Perhaps it was by design, or just dumb luck, but on the day the Seven Oaks emergency department ceased to exist, the veteran Tory MLA who hopes to represent the riding the hospital is located in was out of the country.
Shannon Martin, the Progressive Conservative candidate in McPhillips, was attending a meeting of Midwest Legislative Conference in Chicago, an annual gathering of elected officials from Canada and United States. It sounds very much like an event that was booked well in advance of Winnipeg Regional Health Authority's decision on the date Seven Oaks' ER would close.
Given his attendance in Chicago, Martin could not be reached for comment. Still, all things being equal, one can imagine that he was somewhat relieved to be out of the province Monday rather than back in McPhillips, watching news conferences from hyperactive opposition critics or facing angry, awkward questions from constituents.
His absence, however, will only serve to delay the inevitable.
With a provincial election now scheduled for Sept. 10, and an official campaign expected to start in early August, Martin will still have to deal with the fallout of Seven Oaks on the campaign trail. It hardly seems fair when you consider how Martin ended up running in McPhillips.
Martin was the big loser in the game of politically motivated musical chairs that took place after new electoral boundaries were released last year. Just about every riding was affected, but the biggest change was that rural Manitoba would lose one riding and Winnipeg would gain one.
The new boundaries meant that Martin's beloved Morris riding — a mostly rural riding smack up against Winnipeg's southwest limits — was no more. That was a significant loss for Martin and for his party; Morris was considered solid "yellow dog" country, the term used to describe the safest Tory seats in rural Manitoba.
Registered candidates to date in McPhillips. (NOTE: candidates become official only after the writ period has actually started — between 28 and 34 days prior to Sept. 10).
John Cacayuran (LIB)
Shannon Martin (PC)
Greg McFarlane (NDP)
Dave Wheeler (IND)
Losing a safe seat wasn't Martin's only worry. Other Tory incumbents moved quickly to snatch up all the neighbouring electoral districts that bordered his old turf. There was literally nowhere for him to go. At least, nowhere contiguous to his old riding.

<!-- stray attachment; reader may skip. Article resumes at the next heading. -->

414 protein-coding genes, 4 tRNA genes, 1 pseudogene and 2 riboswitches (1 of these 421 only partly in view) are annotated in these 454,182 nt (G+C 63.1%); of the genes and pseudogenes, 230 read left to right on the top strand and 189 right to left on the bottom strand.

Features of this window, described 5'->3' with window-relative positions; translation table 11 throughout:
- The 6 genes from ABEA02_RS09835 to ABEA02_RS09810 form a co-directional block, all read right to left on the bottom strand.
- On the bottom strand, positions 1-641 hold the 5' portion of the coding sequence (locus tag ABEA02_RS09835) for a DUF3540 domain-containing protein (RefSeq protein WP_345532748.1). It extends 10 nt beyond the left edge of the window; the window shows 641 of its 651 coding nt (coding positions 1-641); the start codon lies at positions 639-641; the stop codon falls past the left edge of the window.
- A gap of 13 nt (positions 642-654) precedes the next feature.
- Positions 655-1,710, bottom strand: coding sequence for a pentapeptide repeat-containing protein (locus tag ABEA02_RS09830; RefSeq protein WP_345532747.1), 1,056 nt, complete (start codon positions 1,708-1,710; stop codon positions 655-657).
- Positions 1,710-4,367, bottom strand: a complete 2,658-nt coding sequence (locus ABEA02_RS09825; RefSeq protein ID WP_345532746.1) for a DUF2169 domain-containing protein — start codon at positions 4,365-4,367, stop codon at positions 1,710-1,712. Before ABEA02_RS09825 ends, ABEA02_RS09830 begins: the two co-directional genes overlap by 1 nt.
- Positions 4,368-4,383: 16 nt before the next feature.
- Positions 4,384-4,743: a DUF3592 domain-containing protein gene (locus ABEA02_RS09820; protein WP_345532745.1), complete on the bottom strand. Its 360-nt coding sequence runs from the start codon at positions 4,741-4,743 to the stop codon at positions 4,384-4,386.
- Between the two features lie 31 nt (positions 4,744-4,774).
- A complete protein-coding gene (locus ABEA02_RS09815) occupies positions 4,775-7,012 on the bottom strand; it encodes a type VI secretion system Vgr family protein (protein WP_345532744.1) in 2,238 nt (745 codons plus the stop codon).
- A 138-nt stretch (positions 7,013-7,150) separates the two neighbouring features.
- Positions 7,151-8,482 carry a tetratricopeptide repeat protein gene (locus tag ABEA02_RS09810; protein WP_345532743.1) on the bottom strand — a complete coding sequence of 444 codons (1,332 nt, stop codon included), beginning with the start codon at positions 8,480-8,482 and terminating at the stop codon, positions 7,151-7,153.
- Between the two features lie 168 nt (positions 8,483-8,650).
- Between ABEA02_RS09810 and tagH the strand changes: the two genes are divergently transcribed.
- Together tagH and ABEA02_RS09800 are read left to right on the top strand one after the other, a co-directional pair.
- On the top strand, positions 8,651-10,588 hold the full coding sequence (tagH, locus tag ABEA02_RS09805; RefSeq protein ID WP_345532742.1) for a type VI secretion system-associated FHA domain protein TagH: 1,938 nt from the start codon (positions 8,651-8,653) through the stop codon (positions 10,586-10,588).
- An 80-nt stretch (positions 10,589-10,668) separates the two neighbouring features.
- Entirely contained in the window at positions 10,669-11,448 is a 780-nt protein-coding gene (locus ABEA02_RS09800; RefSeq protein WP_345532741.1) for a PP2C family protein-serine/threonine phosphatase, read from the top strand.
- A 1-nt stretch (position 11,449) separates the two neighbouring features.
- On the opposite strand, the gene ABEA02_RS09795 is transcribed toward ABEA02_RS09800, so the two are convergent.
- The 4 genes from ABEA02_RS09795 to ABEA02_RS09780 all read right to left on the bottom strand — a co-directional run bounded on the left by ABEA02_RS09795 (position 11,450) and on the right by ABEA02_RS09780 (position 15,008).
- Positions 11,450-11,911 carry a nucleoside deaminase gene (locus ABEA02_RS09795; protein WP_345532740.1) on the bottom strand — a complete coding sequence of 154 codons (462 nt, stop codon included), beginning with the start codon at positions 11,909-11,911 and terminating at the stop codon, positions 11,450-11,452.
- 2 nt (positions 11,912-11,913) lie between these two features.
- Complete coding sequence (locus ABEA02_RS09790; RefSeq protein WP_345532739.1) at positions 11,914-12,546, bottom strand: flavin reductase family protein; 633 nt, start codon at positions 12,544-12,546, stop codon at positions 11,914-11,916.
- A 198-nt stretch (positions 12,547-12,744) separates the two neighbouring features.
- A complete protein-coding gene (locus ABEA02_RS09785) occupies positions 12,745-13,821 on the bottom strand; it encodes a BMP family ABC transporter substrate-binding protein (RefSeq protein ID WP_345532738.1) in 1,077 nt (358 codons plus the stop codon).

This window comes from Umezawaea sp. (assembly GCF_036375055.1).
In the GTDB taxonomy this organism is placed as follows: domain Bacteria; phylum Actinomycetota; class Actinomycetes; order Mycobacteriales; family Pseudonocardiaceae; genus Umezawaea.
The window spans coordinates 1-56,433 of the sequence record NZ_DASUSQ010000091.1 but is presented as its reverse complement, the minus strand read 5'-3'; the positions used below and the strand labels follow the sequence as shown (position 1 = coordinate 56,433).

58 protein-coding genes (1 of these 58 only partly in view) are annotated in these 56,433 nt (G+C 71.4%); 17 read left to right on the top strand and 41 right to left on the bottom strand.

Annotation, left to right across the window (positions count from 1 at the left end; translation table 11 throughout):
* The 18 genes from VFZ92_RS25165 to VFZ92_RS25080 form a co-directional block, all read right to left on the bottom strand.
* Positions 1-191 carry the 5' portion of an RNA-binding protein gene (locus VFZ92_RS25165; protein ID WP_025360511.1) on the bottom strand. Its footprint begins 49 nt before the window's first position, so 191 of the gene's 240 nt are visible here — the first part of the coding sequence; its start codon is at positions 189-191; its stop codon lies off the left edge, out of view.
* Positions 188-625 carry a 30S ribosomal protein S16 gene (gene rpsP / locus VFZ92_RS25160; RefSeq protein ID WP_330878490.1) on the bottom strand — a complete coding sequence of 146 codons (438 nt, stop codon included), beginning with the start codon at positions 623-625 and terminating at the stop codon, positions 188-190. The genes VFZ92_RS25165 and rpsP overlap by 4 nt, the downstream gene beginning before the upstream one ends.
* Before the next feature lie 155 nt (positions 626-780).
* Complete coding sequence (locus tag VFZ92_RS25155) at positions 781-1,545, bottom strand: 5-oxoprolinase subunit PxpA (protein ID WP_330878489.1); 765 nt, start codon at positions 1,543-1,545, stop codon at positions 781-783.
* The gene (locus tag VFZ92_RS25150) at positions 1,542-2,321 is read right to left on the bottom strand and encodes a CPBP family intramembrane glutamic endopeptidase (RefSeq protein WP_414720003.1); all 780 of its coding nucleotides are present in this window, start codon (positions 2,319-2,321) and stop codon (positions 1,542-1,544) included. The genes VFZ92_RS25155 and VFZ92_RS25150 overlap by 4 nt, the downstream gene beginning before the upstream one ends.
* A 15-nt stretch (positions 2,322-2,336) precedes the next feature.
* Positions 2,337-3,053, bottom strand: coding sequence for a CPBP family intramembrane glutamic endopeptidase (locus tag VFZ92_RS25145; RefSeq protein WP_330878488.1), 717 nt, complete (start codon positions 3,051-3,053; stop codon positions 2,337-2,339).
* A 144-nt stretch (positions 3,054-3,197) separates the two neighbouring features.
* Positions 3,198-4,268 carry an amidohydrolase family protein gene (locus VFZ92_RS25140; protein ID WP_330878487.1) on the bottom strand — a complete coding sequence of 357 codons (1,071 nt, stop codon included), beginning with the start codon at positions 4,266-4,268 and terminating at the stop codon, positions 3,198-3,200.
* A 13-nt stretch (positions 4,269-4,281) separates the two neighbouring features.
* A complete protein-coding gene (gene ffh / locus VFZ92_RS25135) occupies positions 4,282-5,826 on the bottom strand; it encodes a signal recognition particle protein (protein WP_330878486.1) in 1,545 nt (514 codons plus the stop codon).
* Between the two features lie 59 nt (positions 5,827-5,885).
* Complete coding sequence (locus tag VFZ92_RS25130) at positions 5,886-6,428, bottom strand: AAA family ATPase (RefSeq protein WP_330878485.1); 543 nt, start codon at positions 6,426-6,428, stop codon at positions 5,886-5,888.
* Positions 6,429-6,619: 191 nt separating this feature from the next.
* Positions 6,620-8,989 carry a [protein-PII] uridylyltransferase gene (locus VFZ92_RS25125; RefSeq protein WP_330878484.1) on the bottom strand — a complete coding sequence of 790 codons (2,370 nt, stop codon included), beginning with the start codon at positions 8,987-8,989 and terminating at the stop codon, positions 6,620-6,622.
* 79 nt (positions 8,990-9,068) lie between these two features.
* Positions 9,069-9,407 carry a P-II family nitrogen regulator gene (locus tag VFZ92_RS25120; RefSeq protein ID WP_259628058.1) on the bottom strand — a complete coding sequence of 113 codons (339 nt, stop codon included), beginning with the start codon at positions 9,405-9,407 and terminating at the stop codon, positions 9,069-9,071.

The new McPhillips riding was available, largely because no other Tory MLA was being forced to run there. The opportunity features both positives and negatives.
On the plus side of the equation, McPhillips is a hybrid of urban and rural/bedroom voters not unlike those that populated Morris. Along with wedge carved out of the northern-most tip of the city, McPhillips takes in the entirety of the Rural Municipality of West St. Paul, which was formerly part of the St. Paul riding held by Infrastructure Minister Ron Schuler. That certainly suggests there are sympathetic Tory voters who will not punish Martin for parachuting into McPhillips.
But there are also negatives. The more diverse and densely populated urban portion of the new riding has not been kind to the Tories in past elections. And then, there is the Seven Oaks situation to deal with.
Seven Oaks is one of three hospital ERs — Victoria and Concordia were the others — to be closed and converted into urgent-care facilities. There is method behind the madness of this hospital restructuring, but it has been difficult for all involved.
It matters very little that WRHA officials have said that more than two-thirds of all the patients presenting to Seven Oaks ER can be fully treated in the new urgent-care facility. Losing full ER status is a volatile issue that has residents angry and opposition parties licking their chops with anticipation at the potential to bring down Tory incumbents.
Add to that the fact that the remaining ERs are bursting at the seams, and you've got plenty of fodder for opposition parties to accuse Premier Brian Pallister and his PC party of creating a health-care crisis. It's quite unclear that things have reached a crisis level, but the change brought by the province has certainly created the impression that fiscal concerns are trumping quality health care.
If there is any solace for Martin, it is that he will not be alone among Tory candidates struggling to avoid the blowback from the hospital reorganization.
Although ER closures could very well be a live issue all over Winnipeg, certain Tory incumbents will, like Martin, face a more direct threat. This is particularly so in north Winnipeg, where two hospitals were affected (Seven Oaks and Concordia), opposition has been more vocal and voters have a history of voting NDP: Cathy Cox (Kildonan-River East); Andrew Micklefield (Rossmere); James Teitsma (Radisson); and possibly even Blair Yakimoski (Transcona).
All of these seats were steals for the Tories in 2016, all at the expense of the NDP. Some, such as Rossmere, are genuine swing seats, having toggled back and forth between the NDP and Tories for decades. Others, such as Teitsma's Radisson riding, which had not been represented by a Tory in more than 30 years, or Kildonan, which had been held by NDP MLA Dave Chomiak for more than a quarter-century, were total shocks.
It will all likely come down to redistribution and a poll-by-poll analysis of how residents have voted in the past. But if the ER closures turn out to be a trump card — an issue that eclipses past voting behaviour and party affiliation — then Martin and the other incumbents may find this election to be a much rougher ride than the last one.
Born and raised in and around Toronto, Dan Lett came to Winnipeg in 1986, less than a year out of journalism school with a lifelong dream to be a newspaper reporter.
Updated on Tuesday, July 23, 2019 at 3:17 PM CDT: Typo fixed.